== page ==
council housing - tenants step up fight


COUNCIL TENANTS vowed to step up their campaign in defence of council housing at a packed conference at Congress House, London, organised by the Defend Council Housing campaign on 29 October. The conference was also supported by the TUC.

The conference celebrated the fact that at the Labour Party Conference in September delegates had ignored Deputy Prime Minister John Prescott's plea to withdraw their motion and voted by 8:1 in favour of funds earmarked for housing stock transfer to the private sector to be made equally available to local councils. A rattled Prescott claimed his review of the public financing of council housing was conditional on the withdrawal of this motion.

Following massive opposition to housing sell-offs in Birmingham, Dudley, Wrexham and Camden, 250 MPs have now backed the call for direct investment. This line is also supported by the Local Government Association of England and Wales, exposing as a lie housing minister Keith Hill's assertion that "there were simply no takers".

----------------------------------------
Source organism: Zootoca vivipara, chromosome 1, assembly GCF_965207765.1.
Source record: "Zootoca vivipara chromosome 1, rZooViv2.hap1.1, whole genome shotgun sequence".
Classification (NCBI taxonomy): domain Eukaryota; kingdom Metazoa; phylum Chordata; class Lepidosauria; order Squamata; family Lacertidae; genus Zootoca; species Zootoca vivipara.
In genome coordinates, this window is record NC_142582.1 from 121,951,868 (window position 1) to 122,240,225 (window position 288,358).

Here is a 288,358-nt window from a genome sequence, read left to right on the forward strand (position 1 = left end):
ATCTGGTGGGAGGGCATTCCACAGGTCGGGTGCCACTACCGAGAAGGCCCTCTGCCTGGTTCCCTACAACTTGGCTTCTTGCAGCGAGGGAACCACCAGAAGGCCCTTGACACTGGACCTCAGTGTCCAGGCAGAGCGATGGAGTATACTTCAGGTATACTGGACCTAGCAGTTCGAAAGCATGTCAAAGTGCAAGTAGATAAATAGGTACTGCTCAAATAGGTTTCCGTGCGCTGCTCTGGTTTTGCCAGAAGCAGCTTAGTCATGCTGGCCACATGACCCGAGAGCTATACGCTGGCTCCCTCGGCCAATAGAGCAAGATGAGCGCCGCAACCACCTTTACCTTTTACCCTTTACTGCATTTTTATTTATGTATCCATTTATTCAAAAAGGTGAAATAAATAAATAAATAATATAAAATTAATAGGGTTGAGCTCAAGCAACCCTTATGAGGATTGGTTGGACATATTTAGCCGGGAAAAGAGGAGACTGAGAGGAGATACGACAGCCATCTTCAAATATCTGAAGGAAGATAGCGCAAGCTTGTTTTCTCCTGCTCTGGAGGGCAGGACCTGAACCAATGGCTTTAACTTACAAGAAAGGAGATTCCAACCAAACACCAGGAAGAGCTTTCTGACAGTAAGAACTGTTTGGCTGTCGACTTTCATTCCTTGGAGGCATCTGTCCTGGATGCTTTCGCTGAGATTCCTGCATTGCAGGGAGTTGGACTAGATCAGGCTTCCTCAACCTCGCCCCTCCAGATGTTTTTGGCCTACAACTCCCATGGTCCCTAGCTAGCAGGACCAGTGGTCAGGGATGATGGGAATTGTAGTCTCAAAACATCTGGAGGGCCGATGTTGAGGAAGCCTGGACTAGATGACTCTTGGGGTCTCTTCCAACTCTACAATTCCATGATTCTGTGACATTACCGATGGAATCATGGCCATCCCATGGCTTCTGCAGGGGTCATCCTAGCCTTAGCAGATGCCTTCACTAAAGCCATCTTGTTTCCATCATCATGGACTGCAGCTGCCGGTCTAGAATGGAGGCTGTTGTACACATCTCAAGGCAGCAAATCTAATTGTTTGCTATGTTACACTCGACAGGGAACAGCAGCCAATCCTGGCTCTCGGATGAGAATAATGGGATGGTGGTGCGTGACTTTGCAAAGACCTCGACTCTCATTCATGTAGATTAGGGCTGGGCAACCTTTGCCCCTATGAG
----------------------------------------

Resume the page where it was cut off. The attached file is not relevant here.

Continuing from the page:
It is widely recognised that the government's agenda is political, not economic. Evidence from tenants, local authorities, trade unions, and professional organisations right across Britain, together with the government's own National Audit Office, has forced MPs to conclude that the government's "dogmatic pursuit of the separation of stock management and strategic management" is not economically justified.

Under EU rules RSLs (Registered Social Landlords, such as housing associations) are allowed to borrow and invest "off balance sheet", whereas borrowing in the public sector is restricted. MPs have finally shown the first sign of resistance to this accounting fiddle by pressing the Treasury to commit additional funding to meet its Decent Homes target by 2010.

Against a background of mounting repossessions and bankruptcies, and with so many young couples unable to afford private rents, the task now is not to let Prescott off the hook, but better still, to take a cue from the people of the North East and reject Blair's agenda in favour of saving local authorities and council housing.

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